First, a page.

Rosamond Deegan (Omass)

Uni­ver­si­ty of Ox­ford spin­off nets a nine-fig­ure Se­ries B, but it won't bee­line to­ward the clin­ic

Four years af­ter com­plet­ing a Se­ries A, an Ox­ford spin­out has re­turned to the ven­ture well and gar­nered in­ter­est for how its tech­nol­o­gy is be­ing ap­plied to drug dis­cov­ery.

OMass Ther­a­peu­tics has raised $100 mil­lion in a Se­ries B round with par­tic­i­pants that in­clude GV, North­pond Ven­tures and Sanofi Ven­tures. Syn­cona, Ox­ford Sci­ence En­ter­pris­es and the Uni­ver­si­ty of Ox­ford, who were a part of the Se­ries A round, al­so par­tic­i­pat­ed this time around.

CEO Ros Dee­gan told End­points News the new fund­ing came in a rel­a­tive­ly quick turn­around, es­pe­cial­ly in the cur­rent mar­ket cli­mate.

Ac­cord­ing to Dee­gan, this round will be used to ad­vance OMass’s pipeline port­fo­lio to­ward clin­i­cal tri­als. This in­cludes the de­vel­op­ment of drugs for con­gen­i­tal adren­al hy­per­pla­sia, in­flam­ma­to­ry dis­eases, and in­flam­ma­to­ry bow­el dis­ease, as well as two ear­li­er-stage pro­grams tar­get­ing solute car­ri­ers.

But Dee­gan isn’t putting a time­line on any­thing yet, not­ing on­ly that she wants to push to the clin­i­cal stage by the time OMass is ready for the next round of fi­nanc­ing — when­ev­er that might come.

“So we’ve not set a time­line where we need more fi­nanc­ing in years,” she said. “What we are able to say is that we ex­pect to be in a clin­i­cal-stage when we need to raise more mon­ey. And al­so be­cause busi­ness de­vel­op­ment may well end up be­ing part of our op­er­a­tions dur­ing that time pe­ri­od too, we will ap­proach the next fund­ing round at the right time as ap­pro­pri­ate.”

The com­pa­ny uti­lizes mass spec­trom­e­try, as well as cus­tom chem­istry and oth­er nov­el tech­niques, for its pro­pri­etary drug dis­cov­ery plat­form called Odys­sION. Mass spec­trom­e­ters on their own usu­al­ly iden­ti­fy un­known com­pounds, quan­ti­fy them and de­ter­mine the struc­ture and chem­i­cal prop­er­ties of mol­e­cules.

In civil­ian us­age, it can be used to iden­ti­fy ex­plo­sives and oth­er pro­hib­it­ed items at se­cu­ri­ty check­points. But OMass wants to mea­sure the mass of in­di­vid­ual mol­e­cules to ad­vance its drug de­vel­op­ment ca­pa­bil­i­ties, claim­ing they can do so much more ac­cu­rate­ly than oth­er meth­ods.

“Our longer-term strat­e­gy is to build a com­pa­ny that can take its prod­ucts to mar­ket in rare dis­eases and spe­cial­ty im­munol­o­gy in­di­ca­tions,” Dee­gan said. “But we will look to do part­ner­ships for as­sets in broad im­munol­o­gy in­di­ca­tions and al­so strate­gic dis­cov­ery col­lab­o­ra­tions that al­low us to ex­tend the reach of the tech­nol­o­gy plat­form.”

For the type of drug dis­cov­ery the com­pa­ny is em­bark­ing on, it typ­i­cal­ly will take a cou­ple of years for drug de­vel­op­ment, with pre­clin­i­cal de­vel­op­ment tak­ing just over a year. OMass has both pro­grams in lead op­ti­miza­tion and oth­ers that will en­ter lead op­ti­miza­tion through­out the next cou­ple of years.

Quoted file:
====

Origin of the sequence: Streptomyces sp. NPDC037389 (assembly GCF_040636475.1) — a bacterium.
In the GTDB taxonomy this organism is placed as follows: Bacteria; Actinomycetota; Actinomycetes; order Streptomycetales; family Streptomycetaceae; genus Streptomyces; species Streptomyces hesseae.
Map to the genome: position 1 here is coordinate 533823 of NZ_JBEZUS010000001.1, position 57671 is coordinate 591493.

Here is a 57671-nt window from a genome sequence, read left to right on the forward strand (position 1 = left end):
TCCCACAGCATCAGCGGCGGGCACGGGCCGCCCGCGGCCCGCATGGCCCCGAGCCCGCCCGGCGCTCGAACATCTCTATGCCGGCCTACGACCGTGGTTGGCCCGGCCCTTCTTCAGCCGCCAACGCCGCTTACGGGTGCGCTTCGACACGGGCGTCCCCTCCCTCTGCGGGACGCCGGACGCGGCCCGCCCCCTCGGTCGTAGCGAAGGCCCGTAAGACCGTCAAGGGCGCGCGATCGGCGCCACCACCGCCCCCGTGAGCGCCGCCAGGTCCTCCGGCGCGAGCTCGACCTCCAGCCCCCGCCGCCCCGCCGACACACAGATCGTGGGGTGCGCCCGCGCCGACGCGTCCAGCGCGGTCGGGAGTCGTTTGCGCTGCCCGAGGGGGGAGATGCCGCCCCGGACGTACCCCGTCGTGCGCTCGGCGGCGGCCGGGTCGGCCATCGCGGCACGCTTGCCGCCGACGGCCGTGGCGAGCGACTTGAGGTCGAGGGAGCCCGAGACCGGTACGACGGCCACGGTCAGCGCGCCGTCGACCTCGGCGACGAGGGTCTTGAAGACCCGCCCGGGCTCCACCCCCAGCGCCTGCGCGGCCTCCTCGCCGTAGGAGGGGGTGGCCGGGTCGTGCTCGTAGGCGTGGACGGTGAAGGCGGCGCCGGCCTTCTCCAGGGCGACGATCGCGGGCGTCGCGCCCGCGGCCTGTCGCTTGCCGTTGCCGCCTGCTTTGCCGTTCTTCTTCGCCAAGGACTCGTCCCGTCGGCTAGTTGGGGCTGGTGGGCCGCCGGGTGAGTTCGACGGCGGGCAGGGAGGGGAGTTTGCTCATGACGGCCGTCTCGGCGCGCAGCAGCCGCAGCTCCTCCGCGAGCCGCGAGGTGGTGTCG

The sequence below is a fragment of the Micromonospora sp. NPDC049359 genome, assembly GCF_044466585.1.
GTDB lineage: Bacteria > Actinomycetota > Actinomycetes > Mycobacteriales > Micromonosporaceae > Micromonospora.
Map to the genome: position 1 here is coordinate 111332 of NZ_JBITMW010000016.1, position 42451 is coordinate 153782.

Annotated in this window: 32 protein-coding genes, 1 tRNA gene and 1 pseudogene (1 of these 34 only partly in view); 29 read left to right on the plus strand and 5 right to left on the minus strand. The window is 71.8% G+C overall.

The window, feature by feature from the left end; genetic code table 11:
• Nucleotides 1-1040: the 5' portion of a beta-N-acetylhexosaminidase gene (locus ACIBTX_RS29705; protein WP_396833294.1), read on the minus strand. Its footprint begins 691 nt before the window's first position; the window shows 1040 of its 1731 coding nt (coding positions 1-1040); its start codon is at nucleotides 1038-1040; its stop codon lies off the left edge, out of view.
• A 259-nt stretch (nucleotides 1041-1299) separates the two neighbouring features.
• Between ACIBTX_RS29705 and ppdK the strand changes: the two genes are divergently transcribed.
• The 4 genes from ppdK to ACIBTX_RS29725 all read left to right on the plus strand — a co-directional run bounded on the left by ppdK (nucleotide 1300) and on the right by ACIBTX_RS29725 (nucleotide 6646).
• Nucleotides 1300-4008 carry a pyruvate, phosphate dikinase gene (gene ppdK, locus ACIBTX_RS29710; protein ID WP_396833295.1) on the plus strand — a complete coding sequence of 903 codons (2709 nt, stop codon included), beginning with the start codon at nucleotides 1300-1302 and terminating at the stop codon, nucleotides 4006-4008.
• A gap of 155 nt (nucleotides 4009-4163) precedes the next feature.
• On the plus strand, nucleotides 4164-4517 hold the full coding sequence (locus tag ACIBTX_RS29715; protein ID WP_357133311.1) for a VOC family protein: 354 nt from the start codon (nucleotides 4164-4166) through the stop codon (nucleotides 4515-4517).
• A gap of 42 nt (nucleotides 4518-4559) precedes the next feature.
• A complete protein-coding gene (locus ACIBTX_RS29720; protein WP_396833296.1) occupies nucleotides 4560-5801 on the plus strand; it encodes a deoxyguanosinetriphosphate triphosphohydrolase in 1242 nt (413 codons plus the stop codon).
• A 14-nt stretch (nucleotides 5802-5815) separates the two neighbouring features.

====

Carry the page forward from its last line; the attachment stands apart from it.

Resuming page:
Dee­gan al­so not­ed that de­spite the mar­ket not be­ing the most ac­com­mo­dat­ing to biotechs at the mo­ment, she hopes it won’t have an im­pact on the com­pa­ny or its cur­rent strat­e­gy.

“We’re now well-fi­nanced so we set out to raise less than $100 mil­lion when we first set out, but there was high in­ter­est be­cause of the ca­pa­bil­i­ties (of the tech­nol­o­gy),” she said. “Now that we’ve raised that cap­i­tal, it gives us an abil­i­ty to re­al­ly fo­cus on the pipeline, rather than be seek­ing ad­di­tion­al cap­i­tal at this time, so it puts us in a great po­si­tion.”

The tech­nol­o­gy was de­vel­oped by pro­fes­sor Dame Car­ol Robin­son, the first fe­male pro­fes­sor of chem­istry at the Uni­ver­si­ty of Ox­ford. Her pi­o­neer­ing re­search in the field led to her cre­at­ing the com­pa­ny in 2016 along with her for­mer stu­dents.

OMass’ Se­ries A round came back in 2018, with an add-on to that round oc­cur­ring in 2020. That round saw the com­pa­ny raise $50.9 mil­lion to get its lead pro­gram in­to pre­clin­i­cal de­vel­op­ment.

Op­ti­miz­ing Cell and Gene Ther­a­py De­vel­op­ment and Pro­duc­tion: How Tech­nol­o­gy Providers Like Corn­ing Life Sci­ences are Spurring In­no­va­tion

Remarkable advances in cell and gene therapy over the last decade offer unprecedented therapeutic promise and bring new hope for many patients facing diseases once thought incurable. However, for cell and gene therapies to reach their full potential, researchers, manufacturers, life science companies, and academics will need to work together to solve the significant challenges facing the industry.

Amid mon­key­pox fears, biotechs spring to ac­tion; Mod­er­na’s CFO trou­ble; Cuts, cuts every­where; Craft­ing the right pro­teins; and more

Welcome back to Endpoints Weekly, your review of the week’s top biopharma headlines. Want this in your inbox every Saturday morning? Current Endpoints readers can visit their reader profile to add Endpoints Weekly. New to Endpoints? Sign up here.